More than just an athlete: Thunder center Etan Thomas is committed to a life outside the NBA

BY MIKE BALDWIN, Staff Writer, mbaldwin@opubco.com Published: November 8, 2009
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Etan Thomas’ voice echoed through the streets of Washington, D.C.

Near the nation’s capital, four years ago, Thomas passionately pleaded: Bring home America’s troops from Iraq.

Andy Shallal was among the 100,000 anti-war supporters that day. Shallal owns Busboys and Poets Bookstore, the premier progressive gathering place in D.C.

"I was blown away,” Shallal said. "It sent chills through me on a warm, early fall afternoon. His unequivocal anti-war stand, unwavering call for justice, his passion, I am sorry his voice is not heard more.”

A rail thin star at Tulsa Washington, he was challenged by his mother to pursue interests other than sports. After bulking up at Syracuse, becoming the school’s all-time shot block leader, Thomas has played in the NBA for nearly a decade.

Acquired by the Thunder for his physical defensive presence this past summer in a trade, Thomas’ primary role is to battle centers like Orlando star Dwight Howard tonight in the Ford Center.

But there’s a lot more to Etan Thomas than basketball.

Poems express his political and social views on a myriad of subjects like how a girl becomes a teenage pregnancy victim. He informs teenagers in gangs that gun-toting, drug dealers rob them of their souls. He once read his anti-death penalty poem at an ACLU rally.

Thomas has visited prisons, inner-city schools and was actively involved in President Barack Obama’s campaign.

"Having a different political belief does not make me your enemy,” Thomas said. "Everyone does not have to agree with my politics. All I ask is that you respect me as a man for having an opinion, even if we disagree.”

Author of "More Than An Athlete,” a book of poems published in 2004, Thomas’ second tome, "Voices of the Future,” is scheduled to be published next spring. Each chapter will feature a poem written by him, followed by poems he’s collected from teenagers across the country.

"I encourage young people to be themselves no matter what anyone thinks of them,” Thomas said. "Don’t follow the crowd. Be original and stay true to yourself.

"As long as you’re happy with who you are, and you keep God first, no one else’s opinion really matters. That’s a philosophy that my mother instilled in me at a very young age, words that I live by.”

Excerpts of unpublished poems for his upcoming book and excerpts from the first provide insight into one of the most outspoken, interesting players in the NBA.

Sesame Street
Oscar wouldn’t be a grouch cuz he’s sitting in classes that tell him he’s less than average

Elmo wouldn’t be picked on cuz his voice was a little high

Count Dracula wouldn’t be adding up how many kids got shot at my school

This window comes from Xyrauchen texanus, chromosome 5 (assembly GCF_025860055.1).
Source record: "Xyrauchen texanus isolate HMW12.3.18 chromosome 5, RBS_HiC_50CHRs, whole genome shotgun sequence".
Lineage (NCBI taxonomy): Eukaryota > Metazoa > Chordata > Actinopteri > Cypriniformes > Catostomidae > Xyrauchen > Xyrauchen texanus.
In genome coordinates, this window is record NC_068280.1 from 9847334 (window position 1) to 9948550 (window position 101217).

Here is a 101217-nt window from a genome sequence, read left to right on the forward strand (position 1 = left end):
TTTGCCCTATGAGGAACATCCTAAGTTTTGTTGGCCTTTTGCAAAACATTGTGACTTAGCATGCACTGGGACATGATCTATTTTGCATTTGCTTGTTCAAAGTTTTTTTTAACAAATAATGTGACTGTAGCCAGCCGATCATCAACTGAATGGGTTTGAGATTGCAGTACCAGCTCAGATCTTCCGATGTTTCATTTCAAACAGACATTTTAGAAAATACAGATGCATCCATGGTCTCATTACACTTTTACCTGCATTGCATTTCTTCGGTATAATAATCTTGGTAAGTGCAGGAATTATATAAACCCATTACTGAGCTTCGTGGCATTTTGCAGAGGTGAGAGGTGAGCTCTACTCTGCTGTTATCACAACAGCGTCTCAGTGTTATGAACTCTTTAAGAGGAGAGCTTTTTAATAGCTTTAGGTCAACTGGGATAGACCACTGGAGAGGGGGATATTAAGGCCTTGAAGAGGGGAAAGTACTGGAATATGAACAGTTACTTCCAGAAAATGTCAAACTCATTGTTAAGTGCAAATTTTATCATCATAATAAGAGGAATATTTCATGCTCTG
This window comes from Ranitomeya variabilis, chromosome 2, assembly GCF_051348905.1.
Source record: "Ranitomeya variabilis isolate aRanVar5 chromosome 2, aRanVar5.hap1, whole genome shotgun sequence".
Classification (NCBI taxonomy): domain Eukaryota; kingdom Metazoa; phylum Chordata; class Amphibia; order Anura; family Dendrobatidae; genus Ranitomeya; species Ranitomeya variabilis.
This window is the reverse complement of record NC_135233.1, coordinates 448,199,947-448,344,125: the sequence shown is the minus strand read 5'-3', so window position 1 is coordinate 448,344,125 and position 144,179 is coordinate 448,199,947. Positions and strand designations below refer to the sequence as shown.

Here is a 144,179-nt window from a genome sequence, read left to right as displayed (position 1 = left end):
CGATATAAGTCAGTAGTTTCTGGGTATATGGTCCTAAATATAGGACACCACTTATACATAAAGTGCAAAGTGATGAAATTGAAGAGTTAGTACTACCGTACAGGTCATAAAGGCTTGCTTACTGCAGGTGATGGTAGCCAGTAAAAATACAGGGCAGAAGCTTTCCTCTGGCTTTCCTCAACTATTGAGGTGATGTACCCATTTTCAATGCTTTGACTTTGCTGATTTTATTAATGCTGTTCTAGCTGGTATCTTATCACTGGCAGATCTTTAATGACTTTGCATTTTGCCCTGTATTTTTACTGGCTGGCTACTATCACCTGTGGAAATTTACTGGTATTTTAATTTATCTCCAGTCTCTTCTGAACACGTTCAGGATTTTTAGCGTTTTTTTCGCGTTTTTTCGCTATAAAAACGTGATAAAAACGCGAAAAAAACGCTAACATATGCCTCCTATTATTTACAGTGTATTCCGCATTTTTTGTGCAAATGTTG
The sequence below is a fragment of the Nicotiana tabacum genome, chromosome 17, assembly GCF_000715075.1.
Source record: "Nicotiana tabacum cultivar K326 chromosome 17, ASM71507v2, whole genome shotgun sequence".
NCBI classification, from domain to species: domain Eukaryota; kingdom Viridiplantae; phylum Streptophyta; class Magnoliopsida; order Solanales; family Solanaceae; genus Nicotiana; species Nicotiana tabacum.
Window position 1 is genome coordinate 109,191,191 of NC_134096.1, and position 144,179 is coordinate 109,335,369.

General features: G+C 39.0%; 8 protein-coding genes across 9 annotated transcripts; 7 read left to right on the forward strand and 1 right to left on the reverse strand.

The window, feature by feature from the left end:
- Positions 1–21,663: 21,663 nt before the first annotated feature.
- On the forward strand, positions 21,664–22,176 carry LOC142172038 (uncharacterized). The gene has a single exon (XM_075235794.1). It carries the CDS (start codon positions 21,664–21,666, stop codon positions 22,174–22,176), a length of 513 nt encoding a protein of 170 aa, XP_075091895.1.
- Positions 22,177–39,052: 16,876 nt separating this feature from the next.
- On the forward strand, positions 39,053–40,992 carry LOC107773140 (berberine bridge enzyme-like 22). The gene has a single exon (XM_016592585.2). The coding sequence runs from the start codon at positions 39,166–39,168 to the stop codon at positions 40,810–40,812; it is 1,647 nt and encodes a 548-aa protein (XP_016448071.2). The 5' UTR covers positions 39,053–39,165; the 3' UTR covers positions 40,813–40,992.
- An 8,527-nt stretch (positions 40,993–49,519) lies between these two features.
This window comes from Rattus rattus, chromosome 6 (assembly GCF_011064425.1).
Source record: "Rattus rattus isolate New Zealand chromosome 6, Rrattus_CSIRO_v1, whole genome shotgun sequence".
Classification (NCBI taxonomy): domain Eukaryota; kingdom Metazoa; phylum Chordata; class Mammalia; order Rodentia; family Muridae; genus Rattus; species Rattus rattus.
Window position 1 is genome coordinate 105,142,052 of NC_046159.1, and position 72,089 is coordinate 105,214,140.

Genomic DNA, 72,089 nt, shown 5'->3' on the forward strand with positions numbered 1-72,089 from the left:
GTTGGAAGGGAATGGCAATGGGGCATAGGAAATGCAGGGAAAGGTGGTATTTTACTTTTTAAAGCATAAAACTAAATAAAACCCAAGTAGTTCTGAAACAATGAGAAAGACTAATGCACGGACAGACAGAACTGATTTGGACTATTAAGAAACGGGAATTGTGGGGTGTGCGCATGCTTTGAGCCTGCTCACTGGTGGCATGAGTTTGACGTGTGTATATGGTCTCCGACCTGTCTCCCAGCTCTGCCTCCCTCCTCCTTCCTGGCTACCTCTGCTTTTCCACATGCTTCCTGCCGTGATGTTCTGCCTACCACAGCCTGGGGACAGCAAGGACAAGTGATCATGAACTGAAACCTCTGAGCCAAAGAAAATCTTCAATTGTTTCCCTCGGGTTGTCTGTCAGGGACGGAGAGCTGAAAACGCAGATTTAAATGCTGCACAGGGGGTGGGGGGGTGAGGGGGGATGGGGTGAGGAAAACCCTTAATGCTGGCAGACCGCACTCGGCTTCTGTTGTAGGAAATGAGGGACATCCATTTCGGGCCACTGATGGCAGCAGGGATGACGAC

Cookie Monster would only be addicted to cookies

Maybe I need to stop fantasizing

Because Sesame Street

Never existed for me

Selected lines from "Seasame Street” aren’t autobiographical. Thomas said he’s fortunate to have received proper guidance and was challenged to use his mind.

Born in Harlem, raised in Tulsa, Thomas’ social interests began at a young age. His mother, Deborah, a schoolteacher who once participated in the National Black Theater, introduced him to piano, jazz, school plays, books, even karate.

Taste it all, she said. Choose what you like.

At Tulsa Washington, he was known as Derrick Thomas, leading the Hornets to state championships, not only in basketball but debate.

He devoured Shakespeare. He wrote his first poem in the ninth grade, inspired by first-hand racial prejudice in Tulsa simply because he wore a hooded sweatshirt.

"I don’t tell young people anything that their parents, teachers or preachers haven’t been telling them most of their lives,” Thomas said. "But the people kids usually pay the most attention to are athletes, entertainers, rappers, actors, etc.”

Thomas keeps a pen and notebook by his pillow on his nightstand in case an idea comes to him. He is drawn to the written word. When he listens to a song, he focuses on the lyrics.

And he writes more than poems. He’s written stories for Sports Illustrated for Kids. He’s a contributing writer for slamonline.com and huffingtonpost.com, where his opinions stir debate in the comment section.

The past decade he’s read poems at trendy D.C. coffee houses; was a counselor at the Seeds of Peace camp in Maine, a season sanctuary for children from countries at war; has been active with the Congressional Black Caucus and twice spoke on President Obama’s "Register For Change” bus tour.

Lakers guard Derek Fisher is president of the NBA Basketball Players Association. Thomas is one of eight players on the board that will negotiate a new Collective Bargaining Agreement with owners before the current deal expires in the summer of 2011.

"Etan is a rare jewel,” Fisher said. "He’s committed to life outside the NBA. Etan believes there’s a higher purpose, a higher power. He’s committed to using this platform to influence young people and impact lives that will transcend any contributions he has on the court.”

Drug dealers
They came like vampires in the night

Blood sucking monsters injecting poison

a robbery of innocence

inhibiting progression of youthful exuberance

nothing is off limits

dollar signs corrupted minds as well as souls

stolen possibilities

Drafted by the Dallas Mavericks, Thomas sat out his first season with a toe injury.